Answer: Several things can cause yellowing leaves on pepper transplants. If they are new transplants, the problem could be cool soil, soggy conditions, root loss prior to or during transplanting, and root decay organisms. You may need to carefully unearth a plant to examine its roots for signs of decay (brown, watersoaked roots rather than creamy-white).
When established transplants suddenly begin to exhibit yellow leaves on new growth, causes could include iron deficiency, soggy soils or herbicide damage (can come from a sprayer that was previously used for herbicide, drift from nearby lawn applications, contaminated clippings used as a mulch, or manure from animals that grazed on treated pastures...yes, that really can happen!).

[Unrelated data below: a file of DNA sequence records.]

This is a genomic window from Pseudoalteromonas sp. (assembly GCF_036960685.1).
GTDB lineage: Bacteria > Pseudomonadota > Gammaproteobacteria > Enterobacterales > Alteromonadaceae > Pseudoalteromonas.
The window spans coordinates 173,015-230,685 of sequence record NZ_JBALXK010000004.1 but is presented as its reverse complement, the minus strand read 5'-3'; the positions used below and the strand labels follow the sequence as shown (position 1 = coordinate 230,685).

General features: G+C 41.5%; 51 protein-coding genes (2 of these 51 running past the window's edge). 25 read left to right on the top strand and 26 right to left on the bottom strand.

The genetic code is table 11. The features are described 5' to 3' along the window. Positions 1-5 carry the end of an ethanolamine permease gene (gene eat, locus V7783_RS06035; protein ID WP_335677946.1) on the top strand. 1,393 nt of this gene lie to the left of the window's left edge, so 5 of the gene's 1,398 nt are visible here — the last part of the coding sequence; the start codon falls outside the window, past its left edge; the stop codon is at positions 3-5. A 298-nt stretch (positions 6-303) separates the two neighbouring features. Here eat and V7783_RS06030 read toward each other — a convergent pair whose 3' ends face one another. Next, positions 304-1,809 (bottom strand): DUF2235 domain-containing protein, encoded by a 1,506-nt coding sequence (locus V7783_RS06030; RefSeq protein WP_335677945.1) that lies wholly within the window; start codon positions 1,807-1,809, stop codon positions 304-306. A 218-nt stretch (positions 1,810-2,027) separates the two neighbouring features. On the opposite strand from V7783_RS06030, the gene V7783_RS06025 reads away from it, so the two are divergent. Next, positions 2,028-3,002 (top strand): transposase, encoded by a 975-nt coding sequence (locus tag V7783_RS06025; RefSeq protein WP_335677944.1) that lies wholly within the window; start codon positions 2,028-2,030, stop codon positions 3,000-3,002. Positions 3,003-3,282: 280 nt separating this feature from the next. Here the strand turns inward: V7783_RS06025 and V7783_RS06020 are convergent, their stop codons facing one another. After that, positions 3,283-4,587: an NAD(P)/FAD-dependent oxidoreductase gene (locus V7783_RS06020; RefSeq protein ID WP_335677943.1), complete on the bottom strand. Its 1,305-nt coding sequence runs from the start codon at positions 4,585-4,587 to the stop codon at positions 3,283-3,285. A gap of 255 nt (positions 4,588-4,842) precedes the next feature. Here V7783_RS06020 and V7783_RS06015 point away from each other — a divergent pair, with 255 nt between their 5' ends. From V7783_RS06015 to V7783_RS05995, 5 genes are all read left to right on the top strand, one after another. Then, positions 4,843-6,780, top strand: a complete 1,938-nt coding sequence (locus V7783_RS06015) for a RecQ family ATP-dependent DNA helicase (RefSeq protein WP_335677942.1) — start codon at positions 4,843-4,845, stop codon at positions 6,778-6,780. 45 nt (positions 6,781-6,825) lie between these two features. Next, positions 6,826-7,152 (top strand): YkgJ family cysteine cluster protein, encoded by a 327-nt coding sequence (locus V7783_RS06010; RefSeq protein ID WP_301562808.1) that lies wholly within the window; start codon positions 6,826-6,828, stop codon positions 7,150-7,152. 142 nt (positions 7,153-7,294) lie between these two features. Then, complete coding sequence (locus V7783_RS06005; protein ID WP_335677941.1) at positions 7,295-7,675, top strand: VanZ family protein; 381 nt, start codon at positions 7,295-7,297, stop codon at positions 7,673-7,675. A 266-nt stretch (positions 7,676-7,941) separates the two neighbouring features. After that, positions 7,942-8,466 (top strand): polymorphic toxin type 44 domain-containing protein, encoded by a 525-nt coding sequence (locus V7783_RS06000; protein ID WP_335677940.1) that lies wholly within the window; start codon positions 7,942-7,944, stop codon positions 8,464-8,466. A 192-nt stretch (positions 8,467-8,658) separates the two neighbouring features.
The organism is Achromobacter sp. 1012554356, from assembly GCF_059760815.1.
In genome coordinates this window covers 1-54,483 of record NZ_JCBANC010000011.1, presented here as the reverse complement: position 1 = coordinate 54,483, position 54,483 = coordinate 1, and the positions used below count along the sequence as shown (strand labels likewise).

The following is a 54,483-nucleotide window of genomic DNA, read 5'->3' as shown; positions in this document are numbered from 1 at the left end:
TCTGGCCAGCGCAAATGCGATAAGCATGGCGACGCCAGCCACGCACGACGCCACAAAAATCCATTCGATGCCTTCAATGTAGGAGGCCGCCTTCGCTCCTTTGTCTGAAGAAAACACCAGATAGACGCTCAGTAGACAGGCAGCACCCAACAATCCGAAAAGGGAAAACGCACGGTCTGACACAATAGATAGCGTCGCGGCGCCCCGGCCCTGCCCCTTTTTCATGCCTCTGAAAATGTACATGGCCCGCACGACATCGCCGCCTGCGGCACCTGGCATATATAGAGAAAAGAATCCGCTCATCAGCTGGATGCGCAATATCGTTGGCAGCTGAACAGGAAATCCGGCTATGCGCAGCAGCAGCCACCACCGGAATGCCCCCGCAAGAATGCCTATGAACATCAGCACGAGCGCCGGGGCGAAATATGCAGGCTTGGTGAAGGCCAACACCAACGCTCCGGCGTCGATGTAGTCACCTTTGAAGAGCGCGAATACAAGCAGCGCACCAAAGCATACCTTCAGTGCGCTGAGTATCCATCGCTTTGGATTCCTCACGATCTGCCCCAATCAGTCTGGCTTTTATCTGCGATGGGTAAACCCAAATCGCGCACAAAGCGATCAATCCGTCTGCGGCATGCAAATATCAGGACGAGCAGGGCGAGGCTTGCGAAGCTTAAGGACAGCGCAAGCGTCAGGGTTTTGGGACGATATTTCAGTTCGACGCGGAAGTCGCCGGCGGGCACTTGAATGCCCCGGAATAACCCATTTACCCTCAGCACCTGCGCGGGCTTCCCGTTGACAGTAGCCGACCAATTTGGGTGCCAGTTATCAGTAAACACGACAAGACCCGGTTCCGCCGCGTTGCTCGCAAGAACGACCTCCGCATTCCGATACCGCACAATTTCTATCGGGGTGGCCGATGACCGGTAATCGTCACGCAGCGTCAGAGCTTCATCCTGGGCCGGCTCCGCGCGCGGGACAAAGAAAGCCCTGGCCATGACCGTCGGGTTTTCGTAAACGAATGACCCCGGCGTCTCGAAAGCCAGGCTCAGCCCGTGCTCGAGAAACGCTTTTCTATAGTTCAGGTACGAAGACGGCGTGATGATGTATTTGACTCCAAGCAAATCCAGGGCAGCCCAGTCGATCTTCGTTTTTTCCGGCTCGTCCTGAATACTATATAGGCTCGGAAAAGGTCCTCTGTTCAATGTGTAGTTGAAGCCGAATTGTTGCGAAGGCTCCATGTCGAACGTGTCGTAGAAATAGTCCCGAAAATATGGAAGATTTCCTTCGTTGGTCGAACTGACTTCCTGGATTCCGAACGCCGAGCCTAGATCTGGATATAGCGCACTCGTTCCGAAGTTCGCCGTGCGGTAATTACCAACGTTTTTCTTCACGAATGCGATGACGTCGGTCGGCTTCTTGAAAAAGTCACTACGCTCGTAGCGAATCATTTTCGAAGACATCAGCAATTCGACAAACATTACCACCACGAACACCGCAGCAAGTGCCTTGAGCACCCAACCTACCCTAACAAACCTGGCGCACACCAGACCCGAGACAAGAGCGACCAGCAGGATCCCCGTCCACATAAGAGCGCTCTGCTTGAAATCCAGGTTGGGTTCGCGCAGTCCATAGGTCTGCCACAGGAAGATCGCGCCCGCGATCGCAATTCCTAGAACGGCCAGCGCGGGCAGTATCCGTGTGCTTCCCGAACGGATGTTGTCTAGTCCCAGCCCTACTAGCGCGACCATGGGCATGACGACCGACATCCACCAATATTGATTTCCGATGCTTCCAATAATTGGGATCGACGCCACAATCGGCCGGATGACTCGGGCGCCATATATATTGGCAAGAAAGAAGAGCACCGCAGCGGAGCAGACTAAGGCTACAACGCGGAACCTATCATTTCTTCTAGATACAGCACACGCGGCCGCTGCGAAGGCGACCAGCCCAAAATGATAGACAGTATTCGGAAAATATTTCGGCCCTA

Yellowing on older leaves of established transplants may be due to nitrogen deficiency (may also be due to excessive amounts of undecomposed organic matter tying up nitrogen in the soil), temporary drought, or root damage from soil insects or nematodes.
If the plants are not already too wet, give them a good feeding with a liquid plant food (compost "tea", fish emulsion or seaweed works great for this) and see if they don't perk up in a few days.
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